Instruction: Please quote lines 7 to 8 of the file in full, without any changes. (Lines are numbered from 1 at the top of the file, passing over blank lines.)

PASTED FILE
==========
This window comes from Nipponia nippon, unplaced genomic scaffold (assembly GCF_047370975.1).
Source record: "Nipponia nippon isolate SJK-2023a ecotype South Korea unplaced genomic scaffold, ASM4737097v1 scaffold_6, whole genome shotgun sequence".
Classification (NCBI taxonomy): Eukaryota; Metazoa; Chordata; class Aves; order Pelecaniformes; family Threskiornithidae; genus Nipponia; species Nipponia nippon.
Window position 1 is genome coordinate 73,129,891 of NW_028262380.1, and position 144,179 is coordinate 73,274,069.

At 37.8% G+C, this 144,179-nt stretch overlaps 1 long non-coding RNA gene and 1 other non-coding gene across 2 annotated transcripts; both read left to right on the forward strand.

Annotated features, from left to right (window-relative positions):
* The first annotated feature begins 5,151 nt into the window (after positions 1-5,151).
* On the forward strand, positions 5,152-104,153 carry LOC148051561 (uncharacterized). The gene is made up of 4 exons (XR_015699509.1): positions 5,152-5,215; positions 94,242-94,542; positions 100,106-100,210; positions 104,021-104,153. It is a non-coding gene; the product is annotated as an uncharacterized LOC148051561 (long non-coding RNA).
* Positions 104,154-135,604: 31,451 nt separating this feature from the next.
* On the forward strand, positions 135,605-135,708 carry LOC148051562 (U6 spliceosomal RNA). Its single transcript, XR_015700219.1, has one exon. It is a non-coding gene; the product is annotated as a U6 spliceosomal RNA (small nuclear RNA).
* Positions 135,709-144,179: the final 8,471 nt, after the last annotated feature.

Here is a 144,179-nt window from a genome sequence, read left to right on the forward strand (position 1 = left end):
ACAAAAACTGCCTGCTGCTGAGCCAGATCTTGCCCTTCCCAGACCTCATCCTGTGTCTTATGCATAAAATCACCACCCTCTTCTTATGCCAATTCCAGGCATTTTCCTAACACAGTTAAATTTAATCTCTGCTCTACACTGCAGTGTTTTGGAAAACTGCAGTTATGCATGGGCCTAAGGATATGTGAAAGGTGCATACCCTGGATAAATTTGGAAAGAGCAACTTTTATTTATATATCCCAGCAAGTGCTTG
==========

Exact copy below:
* The first annotated feature begins 5,151 nt into the window (after positions 1-5,151).
* On the forward strand, positions 5,152-104,153 carry LOC148051561 (uncharacterized). The gene is made up of 4 exons (XR_015699509.1): positions 5,152-5,215; positions 94,242-94,542; positions 100,106-100,210; positions 104,021-104,153. It is a non-coding gene; the product is annotated as an uncharacterized LOC148051561 (long non-coding RNA).